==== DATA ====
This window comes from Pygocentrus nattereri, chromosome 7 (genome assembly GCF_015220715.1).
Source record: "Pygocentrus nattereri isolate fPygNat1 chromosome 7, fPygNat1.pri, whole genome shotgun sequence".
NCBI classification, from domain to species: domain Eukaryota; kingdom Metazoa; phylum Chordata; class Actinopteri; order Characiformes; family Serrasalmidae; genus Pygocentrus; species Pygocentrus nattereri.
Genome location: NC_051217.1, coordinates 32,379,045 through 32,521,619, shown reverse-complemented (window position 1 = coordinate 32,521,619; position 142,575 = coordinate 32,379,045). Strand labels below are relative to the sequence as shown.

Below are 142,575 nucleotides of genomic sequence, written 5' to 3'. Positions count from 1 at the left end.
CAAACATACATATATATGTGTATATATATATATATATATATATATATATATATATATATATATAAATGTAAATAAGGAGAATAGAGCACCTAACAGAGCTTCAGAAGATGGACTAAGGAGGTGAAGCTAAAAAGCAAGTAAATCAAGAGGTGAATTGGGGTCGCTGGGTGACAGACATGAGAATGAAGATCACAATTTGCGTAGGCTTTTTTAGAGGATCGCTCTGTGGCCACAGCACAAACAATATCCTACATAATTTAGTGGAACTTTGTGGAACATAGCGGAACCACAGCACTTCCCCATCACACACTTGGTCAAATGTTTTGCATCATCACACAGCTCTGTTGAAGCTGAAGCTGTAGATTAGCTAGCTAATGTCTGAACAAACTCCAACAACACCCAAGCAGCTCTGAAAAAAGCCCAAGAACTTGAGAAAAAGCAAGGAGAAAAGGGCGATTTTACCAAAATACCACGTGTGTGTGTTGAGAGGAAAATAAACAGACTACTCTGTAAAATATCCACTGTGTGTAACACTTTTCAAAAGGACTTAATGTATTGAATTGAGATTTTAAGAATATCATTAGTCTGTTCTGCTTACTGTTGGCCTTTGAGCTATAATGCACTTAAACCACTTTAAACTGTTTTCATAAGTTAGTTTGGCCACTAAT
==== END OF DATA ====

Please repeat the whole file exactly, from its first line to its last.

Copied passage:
This window comes from Pygocentrus nattereri, chromosome 7 (genome assembly GCF_015220715.1).
Source record: "Pygocentrus nattereri isolate fPygNat1 chromosome 7, fPygNat1.pri, whole genome shotgun sequence".
NCBI classification, from domain to species: domain Eukaryota; kingdom Metazoa; phylum Chordata; class Actinopteri; order Characiformes; family Serrasalmidae; genus Pygocentrus; species Pygocentrus nattereri.
Genome location: NC_051217.1, coordinates 32,379,045 through 32,521,619, shown reverse-complemented (window position 1 = coordinate 32,521,619; position 142,575 = coordinate 32,379,045). Strand labels below are relative to the sequence as shown.

Below are 142,575 nucleotides of genomic sequence, written 5' to 3'. Positions count from 1 at the left end.
CAAACATACATATATATGTGTATATATATATATATATATATATATATATATATATATATATATAAATGTAAATAAGGAGAATAGAGCACCTAACAGAGCTTCAGAAGATGGACTAAGGAGGTGAAGCTAAAAAGCAAGTAAATCAAGAGGTGAATTGGGGTCGCTGGGTGACAGACATGAGAATGAAGATCACAATTTGCGTAGGCTTTTTTAGAGGATCGCTCTGTGGCCACAGCACAAACAATATCCTACATAATTTAGTGGAACTTTGTGGAACATAGCGGAACCACAGCACTTCCCCATCACACACTTGGTCAAATGTTTTGCATCATCACACAGCTCTGTTGAAGCTGAAGCTGTAGATTAGCTAGCTAATGTCTGAACAAACTCCAACAACACCCAAGCAGCTCTGAAAAAAGCCCAAGAACTTGAGAAAAAGCAAGGAGAAAAGGGCGATTTTACCAAAATACCACGTGTGTGTGTTGAGAGGAAAATAAACAGACTACTCTGTAAAATATCCACTGTGTGTAACACTTTTCAAAAGGACTTAATGTATTGAATTGAGATTTTAAGAATATCATTAGTCTGTTCTGCTTACTGTTGGCCTTTGAGCTATAATGCACTTAAACCACTTTAAACTGTTTTCATAAGTTAGTTTGGCCACTAAT